By Luke Lombardo, Mile High Run Club
The 1996 Olympic Women’s Gymnastic Team Final. I remember it as if it was yesterday. I was 6 years old, as I sat 3 inches away from our television. I was completely mesmerized. The Magnificent 7, as they are now known, were indeed truly magnificent. I watched in awe as clips played, detailing their dedication and commitment to their training.
“I want that,” I exclaimed as I looked back at my parents. “I want to be great. I want to train.”
Immediately I took to the sport I felt I had the greatest potential to excel at (and also impress my mother, as she had played in college): volleyball. While other first graders had their toys and gadgets, I had my volleyball. It never left my sight. For countless hours, I would play what I coined “stair volleyball.” I would throw the ball up to the top of the stairs, let it roll down, and bump it up and down for hours. I was Team USA. I played in the championship everyday. And I always won. Every day.
I knew I was different from an early age. I couldn’t exactly articulate why I knew I had to keep it secret that I had a huge crush on the Red Power Ranger, but I knew it wouldn’t go over well. So instead, I trained. It was my escape. It made me stronger. It made me more confident. It kept me going. It gave me purpose. And it still does today.
Once I was 12 years old, I was finally old enough to play for my school, as well as a Jr. Olympic team. In school I was scared. I was constantly worried about who was going to make fun of me, or who would “find out” about me. On the court, I was a different human being. I was confident. I was strong. I was unbreakable.
By the time I reached high school age, I was traveling every weekend to compete. It was my perfect escape. I could focus all my time and energy in my sport, and escape the reality of the anxious little closeted teenager I was in every other aspect of life, except for during my training.
In 10th grade I picked up a copy of the Princeton Review. I decided that in college, I would come out of the closet, but I needed to be in an open and accepting environment. I scrolled through the list of “Most Accepting of LGBT Students” and NYU was #1 on the list.
“New York University? Hmmm I wonder if that’s in Albany or Buffalo or something?” (I kid you not, I had no idea.)
I read further about NYU, and found out it was in NYC. Most importantly, I found out that it had a Men’s Volleyball Team.
“Ok. I’ll go there,” I said to myself.
I immediately reached out to the coaches, sending them tapes, going to their games, and going on visits to the school. Once I was accepted into the university, I saw a light at the end of the tunnel. My training had paid off, and now, it would lead me to a place that I could feel confident and strong, both off and on the court.
I moved to NYC at the ripe age of 18. From training all day and raising injured wildlife in my spare time, I moved to a concrete jungle that I knew nothing about. I let the city take me in, and lost sight of my identity at first. Suddenly my training, which is where I comprised all of my confidence and value in life, was put to the side to stay out until 5am and have boys tell me I was very pretty. I looked for validation in all the wrong places. I lost myself. My grades were slipping and my game was not up to par, so I had to leave the college volleyball team. I had given up what I worked towards for 13 years, overnight.
At first I completely checked out and disconnected from this reality, as it was too painful to admit. Instead, I took pictures and danced in clubs and based my worth on what men, who I didn’t even know, thought of me. It was easier to do that than to dive deep into my heart and realize I had lost myself. I felt as if I was moving through space each and every day, simply going through the motions and searching for the next high to build myself up.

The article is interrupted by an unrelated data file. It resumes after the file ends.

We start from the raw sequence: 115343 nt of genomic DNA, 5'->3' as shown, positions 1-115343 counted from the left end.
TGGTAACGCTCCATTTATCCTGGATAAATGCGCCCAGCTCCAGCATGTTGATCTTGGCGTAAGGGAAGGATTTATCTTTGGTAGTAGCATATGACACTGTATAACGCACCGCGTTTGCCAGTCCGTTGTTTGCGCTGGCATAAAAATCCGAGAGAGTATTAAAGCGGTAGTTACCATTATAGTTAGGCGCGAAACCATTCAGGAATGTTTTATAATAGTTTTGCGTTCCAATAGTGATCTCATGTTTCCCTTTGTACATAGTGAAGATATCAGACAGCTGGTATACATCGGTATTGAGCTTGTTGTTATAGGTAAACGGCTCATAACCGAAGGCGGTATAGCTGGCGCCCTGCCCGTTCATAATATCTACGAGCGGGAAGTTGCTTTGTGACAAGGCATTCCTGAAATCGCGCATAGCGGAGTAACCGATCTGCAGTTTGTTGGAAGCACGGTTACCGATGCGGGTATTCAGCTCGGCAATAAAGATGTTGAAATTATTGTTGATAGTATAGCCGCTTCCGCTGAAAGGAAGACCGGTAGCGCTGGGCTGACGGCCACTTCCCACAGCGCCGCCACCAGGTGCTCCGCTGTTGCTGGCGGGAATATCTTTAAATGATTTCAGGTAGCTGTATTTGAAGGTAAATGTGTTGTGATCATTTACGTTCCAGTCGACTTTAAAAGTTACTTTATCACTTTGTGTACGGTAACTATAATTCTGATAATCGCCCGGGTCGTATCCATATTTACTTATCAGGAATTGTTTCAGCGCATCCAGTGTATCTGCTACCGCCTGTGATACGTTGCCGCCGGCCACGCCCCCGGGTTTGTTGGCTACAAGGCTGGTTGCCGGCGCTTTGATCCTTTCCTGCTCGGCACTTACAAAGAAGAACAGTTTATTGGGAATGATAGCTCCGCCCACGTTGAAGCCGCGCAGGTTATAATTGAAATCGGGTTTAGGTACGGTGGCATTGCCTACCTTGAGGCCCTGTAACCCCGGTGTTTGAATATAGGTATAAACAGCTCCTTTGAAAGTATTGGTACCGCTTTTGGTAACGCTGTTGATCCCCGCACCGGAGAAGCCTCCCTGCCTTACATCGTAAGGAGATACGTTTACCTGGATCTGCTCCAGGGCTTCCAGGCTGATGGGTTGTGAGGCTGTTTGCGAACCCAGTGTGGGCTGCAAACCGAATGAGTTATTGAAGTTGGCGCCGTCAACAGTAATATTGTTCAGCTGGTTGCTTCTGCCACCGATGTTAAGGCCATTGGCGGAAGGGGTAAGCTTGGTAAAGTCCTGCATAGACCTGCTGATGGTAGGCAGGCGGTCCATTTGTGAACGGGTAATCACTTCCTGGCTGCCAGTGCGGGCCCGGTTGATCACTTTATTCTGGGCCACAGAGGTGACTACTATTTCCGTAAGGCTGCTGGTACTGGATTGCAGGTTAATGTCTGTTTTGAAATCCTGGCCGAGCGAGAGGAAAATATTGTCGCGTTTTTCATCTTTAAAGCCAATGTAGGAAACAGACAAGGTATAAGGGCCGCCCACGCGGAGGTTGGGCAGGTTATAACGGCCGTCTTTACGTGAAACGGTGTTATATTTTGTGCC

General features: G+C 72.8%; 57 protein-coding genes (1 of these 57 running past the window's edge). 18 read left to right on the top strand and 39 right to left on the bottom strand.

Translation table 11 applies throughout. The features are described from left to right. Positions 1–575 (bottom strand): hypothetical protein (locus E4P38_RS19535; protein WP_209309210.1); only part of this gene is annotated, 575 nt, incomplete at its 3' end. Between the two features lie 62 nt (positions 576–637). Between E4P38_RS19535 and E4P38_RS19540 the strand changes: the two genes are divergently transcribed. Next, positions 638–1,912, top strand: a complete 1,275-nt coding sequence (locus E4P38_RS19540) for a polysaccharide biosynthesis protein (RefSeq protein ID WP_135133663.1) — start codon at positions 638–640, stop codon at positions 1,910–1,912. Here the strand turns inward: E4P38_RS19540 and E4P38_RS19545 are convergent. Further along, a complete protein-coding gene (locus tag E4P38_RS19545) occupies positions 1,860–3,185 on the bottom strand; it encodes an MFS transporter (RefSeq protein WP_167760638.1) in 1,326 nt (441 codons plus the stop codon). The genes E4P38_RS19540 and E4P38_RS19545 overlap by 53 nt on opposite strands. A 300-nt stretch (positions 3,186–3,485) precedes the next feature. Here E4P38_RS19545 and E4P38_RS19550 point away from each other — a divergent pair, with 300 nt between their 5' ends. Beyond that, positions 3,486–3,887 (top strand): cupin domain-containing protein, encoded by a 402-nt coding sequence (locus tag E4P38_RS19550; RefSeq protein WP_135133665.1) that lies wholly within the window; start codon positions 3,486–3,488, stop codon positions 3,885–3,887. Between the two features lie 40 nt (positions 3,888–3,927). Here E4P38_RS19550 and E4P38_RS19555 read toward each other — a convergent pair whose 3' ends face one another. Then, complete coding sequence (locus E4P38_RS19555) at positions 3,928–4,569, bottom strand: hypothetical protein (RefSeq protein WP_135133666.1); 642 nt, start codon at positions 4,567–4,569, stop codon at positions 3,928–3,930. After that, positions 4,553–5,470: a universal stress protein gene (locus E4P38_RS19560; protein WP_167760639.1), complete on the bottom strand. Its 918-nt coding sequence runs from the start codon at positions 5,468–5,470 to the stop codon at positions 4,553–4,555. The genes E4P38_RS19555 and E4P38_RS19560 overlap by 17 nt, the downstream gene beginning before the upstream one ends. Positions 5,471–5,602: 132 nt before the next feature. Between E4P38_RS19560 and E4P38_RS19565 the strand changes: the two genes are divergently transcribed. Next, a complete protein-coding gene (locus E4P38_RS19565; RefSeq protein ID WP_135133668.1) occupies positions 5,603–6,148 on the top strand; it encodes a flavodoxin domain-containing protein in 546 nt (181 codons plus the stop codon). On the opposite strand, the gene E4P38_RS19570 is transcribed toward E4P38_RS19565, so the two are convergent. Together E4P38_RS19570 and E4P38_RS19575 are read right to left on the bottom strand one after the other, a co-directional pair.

Then came my guardian angel in the form of a track coach.
I was 21 years old and was chatting with my friend. He had mentioned to me that his mother was a former All-American at University of Oregon and Olympic Trials Marathon runner. I told him I was interested in the idea of running a marathon. I was very fast in high school, but was already so committed to volleyball, that I never gave the idea of another sport a fleeting thought.
My friend connected his mother and I via email, as she lived in Oregon. We spoke every day. She created my first marathon training plan, and quickly became my surrogate mother and inspiration throughout the process. I was training again. For the first time in 3 years, I felt alive again. I felt like myself. I felt confident in who I was and that I was of worth.
I went from staying out till 5am, to waking up at 5am. I went from drugs and alcohol to water and gels. I remembered how to internally motivate myself and find value from within. I felt confident. And I felt fast.
Now, 11 marathons and an IronMan later, I am still competing. I am still training. It has shaped every aspect of my life: my passion has become my career, which I am thankful for everyday. It has helped me through the toughest of times. It keeps me strong and it reminds me of my worth as a human being. It truly empowers me.
Luke Lombardo’s first loves are running and fitness, as witnessed by his credentials as a personal trainer, running coach, and fitness writer. Luke has been a dedicated athlete from a very young age. He belongs to a running team in NYC, and has also run marathons for numerous charities, raising money for children as well as for ALS. Currently he has a record high of placing 16th in his age group for the LA Marathon.
Luke's high energy, athleticism and likeability have attracted press coverage, including The Today Show, E! News, Good Morning America, In Style, NY1, Fox5, NY Daily, Metro NY, and Gawker, to name a few. Luke claims that nothing in the world makes him happier than helping others reach their fitness goals.